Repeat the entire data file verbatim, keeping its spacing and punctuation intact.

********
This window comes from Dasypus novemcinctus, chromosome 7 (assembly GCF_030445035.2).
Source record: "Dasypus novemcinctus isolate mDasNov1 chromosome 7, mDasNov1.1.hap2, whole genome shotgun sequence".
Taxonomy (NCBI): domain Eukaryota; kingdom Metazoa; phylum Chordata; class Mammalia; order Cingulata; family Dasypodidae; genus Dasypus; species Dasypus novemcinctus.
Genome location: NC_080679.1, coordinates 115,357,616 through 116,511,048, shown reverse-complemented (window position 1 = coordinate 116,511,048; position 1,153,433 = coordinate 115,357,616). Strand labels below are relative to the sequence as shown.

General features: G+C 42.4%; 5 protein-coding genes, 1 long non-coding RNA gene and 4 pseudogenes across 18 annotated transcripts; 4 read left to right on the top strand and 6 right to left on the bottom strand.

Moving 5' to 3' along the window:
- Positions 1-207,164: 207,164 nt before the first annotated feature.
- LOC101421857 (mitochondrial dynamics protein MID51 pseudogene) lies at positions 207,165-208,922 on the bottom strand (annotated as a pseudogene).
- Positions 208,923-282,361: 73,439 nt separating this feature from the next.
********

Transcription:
This window comes from Dasypus novemcinctus, chromosome 7 (assembly GCF_030445035.2).
Source record: "Dasypus novemcinctus isolate mDasNov1 chromosome 7, mDasNov1.1.hap2, whole genome shotgun sequence".
Taxonomy (NCBI): domain Eukaryota; kingdom Metazoa; phylum Chordata; class Mammalia; order Cingulata; family Dasypodidae; genus Dasypus; species Dasypus novemcinctus.
Genome location: NC_080679.1, coordinates 115,357,616 through 116,511,048, shown reverse-complemented (window position 1 = coordinate 116,511,048; position 1,153,433 = coordinate 115,357,616). Strand labels below are relative to the sequence as shown.

General features: G+C 42.4%; 5 protein-coding genes, 1 long non-coding RNA gene and 4 pseudogenes across 18 annotated transcripts; 4 read left to right on the top strand and 6 right to left on the bottom strand.

Moving 5' to 3' along the window:
- Positions 1-207,164: 207,164 nt before the first annotated feature.
- LOC101421857 (mitochondrial dynamics protein MID51 pseudogene) lies at positions 207,165-208,922 on the bottom strand (annotated as a pseudogene).
- Positions 208,923-282,361: 73,439 nt separating this feature from the next.